Surkov Out, Technocrat In

Surkov Out, Technocrat In

Published: June 5, 2013 (Issue # 1762)

Sergei Prikhodko, a foreign policy adviser to Russia’s leaders for more than 15 years, was appointed to Deputy Prime Minister and Government Chief of Staff last week, replacing Vladislav Surkov. President Vladimir Putin did not bother looking for someone outside of the government and did not delegate the post to any of the members of his administration. He simply looked at the men who had been sitting for years on his personal “reserve bench.”

Prikhodko is the quintessential technocrat. Putin, who has a particular fondness for these types, previously appointed technocrats Mikhail Fradkov and Viktor Zubkov to prime minister for the same reasons. He values their loyalty and their ability to avoid drawing the attention of the media and public opinion.

Many journalists have positive memories of the way Prikhodko used to hold frequent foreign policy briefings for the media. He has an easygoing manner and even a sense of humor at times. But, as is the case with all technocrats, journalists could rarely glean anything substantial from his briefings.

Political analysts close to the Kremlin were full of praise for Prikhodko’s appointment, claiming that it was a sign of “Putin’s faith in Medvedev’s government.” After all, they argued, Prime Minister Dmitry Medvedev managed to have “one of his own” appointed to this post.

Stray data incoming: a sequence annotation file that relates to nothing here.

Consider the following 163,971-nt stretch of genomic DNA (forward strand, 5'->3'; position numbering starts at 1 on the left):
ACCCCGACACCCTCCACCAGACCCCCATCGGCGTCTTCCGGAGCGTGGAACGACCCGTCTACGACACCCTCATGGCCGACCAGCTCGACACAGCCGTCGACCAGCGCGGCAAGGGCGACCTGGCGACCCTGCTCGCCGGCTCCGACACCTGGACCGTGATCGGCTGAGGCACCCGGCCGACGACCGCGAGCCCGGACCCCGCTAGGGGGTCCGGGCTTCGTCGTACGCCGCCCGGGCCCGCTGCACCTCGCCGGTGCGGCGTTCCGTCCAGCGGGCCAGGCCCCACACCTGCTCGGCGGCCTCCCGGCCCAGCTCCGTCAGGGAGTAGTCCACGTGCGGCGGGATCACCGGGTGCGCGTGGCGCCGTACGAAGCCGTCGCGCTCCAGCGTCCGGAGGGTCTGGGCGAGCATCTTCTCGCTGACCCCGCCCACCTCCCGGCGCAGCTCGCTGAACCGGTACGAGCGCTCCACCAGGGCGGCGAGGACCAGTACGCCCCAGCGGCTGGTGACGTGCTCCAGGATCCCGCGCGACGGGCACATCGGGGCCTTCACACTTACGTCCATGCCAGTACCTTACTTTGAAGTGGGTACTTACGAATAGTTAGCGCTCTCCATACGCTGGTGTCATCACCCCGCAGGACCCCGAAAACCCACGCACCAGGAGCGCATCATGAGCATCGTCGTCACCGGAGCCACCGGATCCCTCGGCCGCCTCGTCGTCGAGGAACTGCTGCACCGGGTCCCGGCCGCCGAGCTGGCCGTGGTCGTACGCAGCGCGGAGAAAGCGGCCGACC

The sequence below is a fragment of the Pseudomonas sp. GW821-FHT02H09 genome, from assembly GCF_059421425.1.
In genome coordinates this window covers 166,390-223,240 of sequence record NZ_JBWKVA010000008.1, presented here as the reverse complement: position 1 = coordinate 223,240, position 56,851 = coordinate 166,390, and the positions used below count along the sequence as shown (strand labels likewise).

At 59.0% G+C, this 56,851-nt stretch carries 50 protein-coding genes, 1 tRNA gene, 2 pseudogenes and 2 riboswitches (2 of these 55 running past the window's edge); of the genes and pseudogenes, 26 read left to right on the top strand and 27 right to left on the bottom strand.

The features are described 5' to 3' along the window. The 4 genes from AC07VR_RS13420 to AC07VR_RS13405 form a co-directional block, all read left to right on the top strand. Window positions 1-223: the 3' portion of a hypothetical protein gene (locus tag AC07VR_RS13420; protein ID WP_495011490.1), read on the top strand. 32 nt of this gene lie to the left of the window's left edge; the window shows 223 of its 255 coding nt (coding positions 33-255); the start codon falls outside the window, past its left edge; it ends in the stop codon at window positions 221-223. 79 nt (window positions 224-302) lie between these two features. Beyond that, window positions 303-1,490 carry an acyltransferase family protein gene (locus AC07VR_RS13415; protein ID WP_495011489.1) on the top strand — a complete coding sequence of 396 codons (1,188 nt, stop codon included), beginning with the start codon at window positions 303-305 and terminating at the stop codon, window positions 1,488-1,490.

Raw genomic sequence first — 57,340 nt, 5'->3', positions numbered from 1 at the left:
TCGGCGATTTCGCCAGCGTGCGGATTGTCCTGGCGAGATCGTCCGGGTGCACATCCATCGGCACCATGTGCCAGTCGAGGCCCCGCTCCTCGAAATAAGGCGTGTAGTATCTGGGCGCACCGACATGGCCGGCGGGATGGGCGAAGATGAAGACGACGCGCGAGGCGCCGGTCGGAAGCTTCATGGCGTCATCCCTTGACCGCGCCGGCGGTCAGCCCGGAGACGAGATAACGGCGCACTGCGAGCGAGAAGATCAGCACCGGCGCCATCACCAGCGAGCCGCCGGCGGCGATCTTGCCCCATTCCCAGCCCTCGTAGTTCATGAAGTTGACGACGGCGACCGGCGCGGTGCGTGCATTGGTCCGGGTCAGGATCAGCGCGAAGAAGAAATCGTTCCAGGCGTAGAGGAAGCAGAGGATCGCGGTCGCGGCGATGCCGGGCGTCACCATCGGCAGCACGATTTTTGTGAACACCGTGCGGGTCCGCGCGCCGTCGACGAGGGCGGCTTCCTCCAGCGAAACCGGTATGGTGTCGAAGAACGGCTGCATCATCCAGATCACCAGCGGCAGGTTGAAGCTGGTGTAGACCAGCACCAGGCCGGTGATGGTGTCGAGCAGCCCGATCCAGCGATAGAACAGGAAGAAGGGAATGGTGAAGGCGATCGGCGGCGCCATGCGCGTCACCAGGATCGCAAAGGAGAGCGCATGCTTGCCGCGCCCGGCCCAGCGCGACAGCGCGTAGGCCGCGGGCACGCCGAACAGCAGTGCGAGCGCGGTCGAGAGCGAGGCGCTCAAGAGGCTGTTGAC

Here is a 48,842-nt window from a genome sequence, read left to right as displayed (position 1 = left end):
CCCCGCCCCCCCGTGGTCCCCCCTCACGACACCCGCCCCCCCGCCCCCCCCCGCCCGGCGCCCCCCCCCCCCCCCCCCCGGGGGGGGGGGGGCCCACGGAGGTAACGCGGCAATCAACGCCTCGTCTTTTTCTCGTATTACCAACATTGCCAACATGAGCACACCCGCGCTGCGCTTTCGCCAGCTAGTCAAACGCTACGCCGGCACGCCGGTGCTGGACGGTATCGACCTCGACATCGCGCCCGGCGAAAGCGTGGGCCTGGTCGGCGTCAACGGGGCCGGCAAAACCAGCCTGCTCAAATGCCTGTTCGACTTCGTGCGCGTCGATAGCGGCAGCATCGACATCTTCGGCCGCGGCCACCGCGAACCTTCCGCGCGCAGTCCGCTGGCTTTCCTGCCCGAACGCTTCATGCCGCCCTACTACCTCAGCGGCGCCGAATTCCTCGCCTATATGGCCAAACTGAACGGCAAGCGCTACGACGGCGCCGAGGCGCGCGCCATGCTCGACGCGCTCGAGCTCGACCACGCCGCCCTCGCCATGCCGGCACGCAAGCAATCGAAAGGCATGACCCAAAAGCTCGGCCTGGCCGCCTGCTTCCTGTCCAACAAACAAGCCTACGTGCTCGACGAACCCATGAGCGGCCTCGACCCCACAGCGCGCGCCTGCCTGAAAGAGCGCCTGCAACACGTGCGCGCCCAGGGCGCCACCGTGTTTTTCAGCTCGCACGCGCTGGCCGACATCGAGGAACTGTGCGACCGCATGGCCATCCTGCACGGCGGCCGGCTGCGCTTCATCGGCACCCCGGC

But these comments strike me as wishful thinking. First, Prikhodko can hardly be considered “Medvedev’s man.” Second, his appointment as chief of staff is unlikely to have even the slightest effect on the fate of the current government. After all, the fate of Medvedev’s government is not determined by his ability to consolidate a team of loyalists around himself, but is entirely dependent on Putin’s will. When Putin decides he no longer wants this government, he will dissolve it.

The first year of the Cabinet’s work was summed up recently and the result was hardly inspiring. It couldn’t claim a single outstanding achievement. Putin has not hidden his displeasure at the way the Cabinet has failed to implement the so-called social decrees he issued one year ago. Although Cabinet members themselves do not dare to oppose Putin, outside experts argue that it would be impossible to implement Putin’s costly populist decrees in a stagnant economy.

In the end, every practical step required for stimulating the economy requires basic political changes. But even Medvedev looks on passively as Putin dismantles nearly all of the “liberal legacies” of his presidency piece by piece.

Even despite direct orders from Putin, the government is dragging its feet in reforming the pension system. It understands that pension reform is a no-win situation. Given Russia’s economic problems and its aging population, it is practically impossible to create a pension system that would make everybody happy. Putin has already said the retirement age cannot be raised and is shifting the burden onto the government to figure out how to pay pensions and to whom.

Putin can thereby comfortably remain above the fray, occasionally criticizing the government for failing to fulfill its duties, while it is clear to most that the Kremlin calls all the shots and should take responsibility for the government’s failures. Putin will dissolve the government only when it begins to negatively influence his own popularity. After all, people could argue he was the one who appointed the government, so why does he tolerate its poor performance and incompetence?

But before Putin dissolves the Cabinet, he must first appoint a new, servile technocrat as prime minister, one that will be just as low-profile and loyal as Medvedev and Prikhodko.

Georgy Bovt is a political analyst.

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